Fiber properties of tenacity, elongation, and initial modulus, for both straight and loop measurements, are coded as T/E/M and are in conventional units of grams per denier, percent, and grams per denier, respectively.

The following examples will further illustrate the invention. Therein all parts are by weight unless otherwise indicated.

Example 1 This example demonstrates wash-drawing of as-spun filaments prior to their thermal conversion, while in the form of skeins to the polyimide species. The converted filaments are further drawn during subsequent tempermg.

A solution consisting of anhydrous bis(4-aminophenyl) ether (3.4 kg., 17 moles) in 27.8 1. of anhydrous dimethylacetamide is prepared in a glass-lined reaction vessel under a nitrogen atmosphere. The temperature of this solution is kept within 1518 C. by external cooling and continuous stirring during dissolution of the diamine. Anhydrous pyromellitic dianhydride (3.5 kg, 16.2 moles) is added, in portions, to the well-stirred diamine solution during an interval of about 100 minutes, during which period the solution is kept at a temperature within 18- 28 C. by external cooling. When the prepolymer ingredients have completely reacted, the solution is pumped, under nitrogen, to a second reaction vessel equipped with an efficient stirring apparatus. An additional quantity of dry pyromellitic dianhydride (80 g., 0.37 mole) is then added to the nitrogen-blanketed solution while keeping the solution temperature below 35 C. This polymer solution is brought to the desired spinning viscosity of 1,960 poises (m =l.3) at 30 C. by the incremental addition, under nitrogen, of about 800 ml. of a slurry of pyromellitic dianhydride in dimethylacetamide during a 100 min. period. After its preparation this spinning solution is stored under nitrogen at a temperature below 0 C. It is then pumped to another storage vessel wherein it is kept at C., under nitrogen, prior to being pumped through a pancake filter to the head of the spinning cell. At the latter point the solution is maintained at 62 C. by a cold water coil. The polymer solution is then extruded at the rate of about 45.5 ml./ min. through a spinneret having 60 holes of 0.006 inch diameter into a drying column whose walls are kept at a temperature of 202 C. The column is swept with a co-current stream of dry nitrogen gas which enters the column at 265 C.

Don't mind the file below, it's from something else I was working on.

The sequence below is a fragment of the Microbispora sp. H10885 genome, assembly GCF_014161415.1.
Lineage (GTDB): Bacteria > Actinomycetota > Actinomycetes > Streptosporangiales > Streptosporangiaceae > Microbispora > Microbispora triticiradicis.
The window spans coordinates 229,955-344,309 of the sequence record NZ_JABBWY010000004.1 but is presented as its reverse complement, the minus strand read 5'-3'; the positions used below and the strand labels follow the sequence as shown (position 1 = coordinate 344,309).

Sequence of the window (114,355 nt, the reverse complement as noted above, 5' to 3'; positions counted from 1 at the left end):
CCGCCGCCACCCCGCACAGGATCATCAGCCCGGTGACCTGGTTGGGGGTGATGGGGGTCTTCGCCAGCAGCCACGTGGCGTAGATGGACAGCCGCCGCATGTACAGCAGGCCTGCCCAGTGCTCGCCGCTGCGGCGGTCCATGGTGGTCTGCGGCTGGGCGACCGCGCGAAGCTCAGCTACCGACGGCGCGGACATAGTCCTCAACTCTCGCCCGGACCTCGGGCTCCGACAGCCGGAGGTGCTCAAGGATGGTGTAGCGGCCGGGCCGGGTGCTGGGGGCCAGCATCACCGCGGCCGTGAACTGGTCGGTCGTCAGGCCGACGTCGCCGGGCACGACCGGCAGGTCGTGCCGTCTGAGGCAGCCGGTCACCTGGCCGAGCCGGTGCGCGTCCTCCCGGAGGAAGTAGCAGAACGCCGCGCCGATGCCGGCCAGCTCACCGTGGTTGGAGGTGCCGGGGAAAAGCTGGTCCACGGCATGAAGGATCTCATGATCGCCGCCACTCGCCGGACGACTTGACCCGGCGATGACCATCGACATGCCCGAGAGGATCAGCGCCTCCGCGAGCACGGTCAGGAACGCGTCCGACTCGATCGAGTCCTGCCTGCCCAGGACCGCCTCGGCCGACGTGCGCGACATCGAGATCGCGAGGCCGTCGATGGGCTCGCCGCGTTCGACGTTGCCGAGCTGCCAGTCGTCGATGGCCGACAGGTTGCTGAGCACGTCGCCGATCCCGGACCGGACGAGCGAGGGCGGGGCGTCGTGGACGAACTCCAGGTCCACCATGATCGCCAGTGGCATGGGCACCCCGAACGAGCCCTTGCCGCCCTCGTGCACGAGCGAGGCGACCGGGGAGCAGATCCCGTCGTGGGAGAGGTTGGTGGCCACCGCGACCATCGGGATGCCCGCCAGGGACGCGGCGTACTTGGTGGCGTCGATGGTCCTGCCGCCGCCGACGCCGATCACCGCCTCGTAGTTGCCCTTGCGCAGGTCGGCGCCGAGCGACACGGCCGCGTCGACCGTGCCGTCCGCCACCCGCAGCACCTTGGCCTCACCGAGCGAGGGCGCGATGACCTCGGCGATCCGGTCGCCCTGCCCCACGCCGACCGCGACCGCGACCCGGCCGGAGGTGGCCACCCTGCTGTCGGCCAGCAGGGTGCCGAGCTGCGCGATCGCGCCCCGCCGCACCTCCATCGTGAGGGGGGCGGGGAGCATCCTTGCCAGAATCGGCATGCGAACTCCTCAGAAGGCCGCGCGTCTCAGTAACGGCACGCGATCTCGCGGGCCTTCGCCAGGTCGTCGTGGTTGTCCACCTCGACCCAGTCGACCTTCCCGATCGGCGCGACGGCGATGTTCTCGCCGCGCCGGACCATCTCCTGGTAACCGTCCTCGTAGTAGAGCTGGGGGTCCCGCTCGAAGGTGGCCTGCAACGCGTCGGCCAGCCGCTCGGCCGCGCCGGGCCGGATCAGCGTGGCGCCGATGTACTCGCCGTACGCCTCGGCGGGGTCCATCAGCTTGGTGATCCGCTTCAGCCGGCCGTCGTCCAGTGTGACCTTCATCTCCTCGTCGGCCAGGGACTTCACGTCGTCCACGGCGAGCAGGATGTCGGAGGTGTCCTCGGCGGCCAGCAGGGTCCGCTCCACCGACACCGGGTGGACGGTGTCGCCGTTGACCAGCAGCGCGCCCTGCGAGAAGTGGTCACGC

The emerging yarn, of approximately 400 denier, is wound up on a bobbin at the rate of 180 yd./min., with about 150 ml./min. of water being applied to the threadline at it emerges from the spinning cell. About 8% of the polyamide linkages present in the polymer prior to spinning are converted to polyimide linkages in preparing this yarn, as determined by infrared analysis. The wet asspun yarn, containing about 38% dimethylacetamide and about water by weight (based on the dry weight of the yarn) is stored at room temperature in polyethylene bags prior to being drawn. (Yarn stored in this manner is preferably drawn not more than 2 days after spinning.) The yarn is then removed from the bobbin at the rate of 75 yd./min. and is led through a bath of distilled water, 3 feet in length and kept at 75 C., wherein the yarn is drawn 1.5 X. The yarn is subsequently dried by passing it over drying rolls heated to 140 C. (yarn contact time is about 1.0 sec.), after which it is wound onto cardboard tubes by a traversing friction drive roll. The yarn has a dimethylacetamide content of about 18% at this point.

From the tubes the yarn is made into skeins which are suspended from racks and exposed in an oven for 30 min. at C. and 275 C. for 15 min. This thermal treatment converts the drawn, as-spun yarn to the polyimide composition. The converted yarn is again transferred to a bobbin from whence it is led, at a rate of 55 yd./min., into contact with a heated plate maintained at 550 C. On the plate the yarn is further drawn 1.5 X to provide 220 denier polyimide yarn having T/E/M values of and loop T/E values of 3.1/ 12.0.

Example 2 This example illustrates the preparation of polyamideacid filaments which are subjected to single-stage drawing in air prior to their thermal conversion to the corresponding polyimide composition.

A solution consisting of bis(4-aminophenyl)ether (12.0 g., 0.06 mole) dissolved in 100-g. of dry dirnethylacetamide is prepared within a dry box. To this stirred solution, kept under dry nitrogen, is added, in portions, a quantity of anhydrous pyromellitic dianhydride (12.8 g., 0.059 mole) over a 5 min. interval. The resulting polymer solution is brought to the desired spinning viscosity (n =2.03) by the careful, slow addition of incremental qualities of a 5% solution of anhydrous pyromellitic dianhydride in dry dimethylacetamide. The polyamide-acid spinning solution, kept at a temperature within 5060 C., is extruded from a closed cylinder at the rate of 2.92 =ml./min., via an adapter maintained at 124-126 C., by an oil-driven piston under a pressure of 175 p.s.i. through a spinneret having 10 holes of 0.005 inch diameter. A drying column, swept by a cocurrent flow (5 cu. ft./min.) of dry nitrogen gas at a temperature of 200215 C., permits evaporation of the solvent. The resulting filaments are wound at a rate of yd./min. onto a bobbin which is intermittently Wetted with distilled water.